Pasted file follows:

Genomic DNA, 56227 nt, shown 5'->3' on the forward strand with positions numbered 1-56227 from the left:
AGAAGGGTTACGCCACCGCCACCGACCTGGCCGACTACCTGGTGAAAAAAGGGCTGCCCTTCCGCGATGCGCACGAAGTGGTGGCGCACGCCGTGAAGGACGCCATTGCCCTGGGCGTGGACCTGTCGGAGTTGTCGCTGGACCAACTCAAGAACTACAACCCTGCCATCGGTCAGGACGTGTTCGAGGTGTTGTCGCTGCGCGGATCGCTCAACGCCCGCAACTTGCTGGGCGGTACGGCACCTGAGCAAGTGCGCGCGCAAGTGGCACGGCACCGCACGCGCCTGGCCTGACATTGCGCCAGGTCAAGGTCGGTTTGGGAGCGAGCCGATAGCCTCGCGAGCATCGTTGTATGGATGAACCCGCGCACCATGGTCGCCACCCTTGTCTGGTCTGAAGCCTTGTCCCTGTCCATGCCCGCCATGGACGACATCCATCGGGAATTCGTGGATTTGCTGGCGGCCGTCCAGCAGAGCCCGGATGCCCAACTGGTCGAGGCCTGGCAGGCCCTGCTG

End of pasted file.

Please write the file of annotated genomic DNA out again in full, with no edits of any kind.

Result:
Genomic DNA, 56227 nt, shown 5'->3' on the forward strand with positions numbered 1-56227 from the left:
AGAAGGGTTACGCCACCGCCACCGACCTGGCCGACTACCTGGTGAAAAAAGGGCTGCCCTTCCGCGATGCGCACGAAGTGGTGGCGCACGCCGTGAAGGACGCCATTGCCCTGGGCGTGGACCTGTCGGAGTTGTCGCTGGACCAACTCAAGAACTACAACCCTGCCATCGGTCAGGACGTGTTCGAGGTGTTGTCGCTGCGCGGATCGCTCAACGCCCGCAACTTGCTGGGCGGTACGGCACCTGAGCAAGTGCGCGCGCAAGTGGCACGGCACCGCACGCGCCTGGCCTGACATTGCGCCAGGTCAAGGTCGGTTTGGGAGCGAGCCGATAGCCTCGCGAGCATCGTTGTATGGATGAACCCGCGCACCATGGTCGCCACCCTTGTCTGGTCTGAAGCCTTGTCCCTGTCCATGCCCGCCATGGACGACATCCATCGGGAATTCGTGGATTTGCTGGCGGCCGTCCAGCAGAGCCCGGATGCCCAACTGGTCGAGGCCTGGCAGGCCCTGCTG